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Magaziner: Net privacy efforts fall short

Online industry efforts to protect Internet users' privacy have not met expectations, White House adviser Ira Magaziner says.

NEW YORK--Online industry efforts to protect Internet users' privacy have fallen short of expectations as a July 1 deadline looms, White House adviser Ira Magaziner said today.

Magaziner, the Clinton administration's pointman on digital privacy issues, said he remains hopeful that companies will come up with more comprehensive plans before the deadline.

The date marks the time federal agencies must report to President Clinton on progress toward an ambitious set of e-commerce goals and policies the White House issued last July. The deadline precedes the October start date for a European Union strict electronic privacy protection law that now conflicts with U.S. practices.

"If the private sector does not act, then eventually the government will act. I'm hopeful industry will move ahead," Magaziner said in a warning after a speech today at the Internet and Electronic Commerce conference here. "If we wanted to, we could draft legislation in days, and it would find a fertile ground for legislation or regulation."

Turning to another controversial matter, Clinton's e-commerce czar said a proposal for an international, private consortium to oversee the issuance of Internet domain names could emerge as soon as next week. That proposal, to come out of the Commerce Department, would begin handling registration of domain names or Internet addresses in the fall, when the government's current contract with private vendor Network Solutions expires.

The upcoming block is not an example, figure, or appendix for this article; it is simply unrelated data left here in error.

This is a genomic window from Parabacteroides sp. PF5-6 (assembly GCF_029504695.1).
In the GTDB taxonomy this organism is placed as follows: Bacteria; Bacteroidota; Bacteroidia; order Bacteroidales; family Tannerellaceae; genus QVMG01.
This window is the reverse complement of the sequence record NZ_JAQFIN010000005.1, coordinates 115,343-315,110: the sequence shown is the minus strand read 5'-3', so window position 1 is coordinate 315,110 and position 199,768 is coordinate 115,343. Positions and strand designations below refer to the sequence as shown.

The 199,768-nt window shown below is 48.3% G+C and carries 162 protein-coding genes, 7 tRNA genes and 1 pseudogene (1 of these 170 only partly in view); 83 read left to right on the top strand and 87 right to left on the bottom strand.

Overall, Magaziner said he is encouraged by progress among federal agencies in implementing the policies and principles of the White House e-commerce framework.

"It's been much better than I had hoped," he said, citing movement in making the Internet a tariff-free zone, a moratorium on Internet taxes, trademarks and intellectual property protections, private management of the domain name system, and standards for digital signatures.

Magaziner added that he is hopeful the United States can stave off pressure from the European Union to enact strict privacy laws. He said the U.S. and European efforts have similar goals but different means for reaching them.

The president's senior adviser for policy development also sounded an optimistic note about a new private sector consortium to push consumer privacy involving several companies and groups. Organizations involved in the still-nascent consortia include the Better Business Bureau, Bankers Round Table, TRUSTe, the Direct Marketing Association, and others.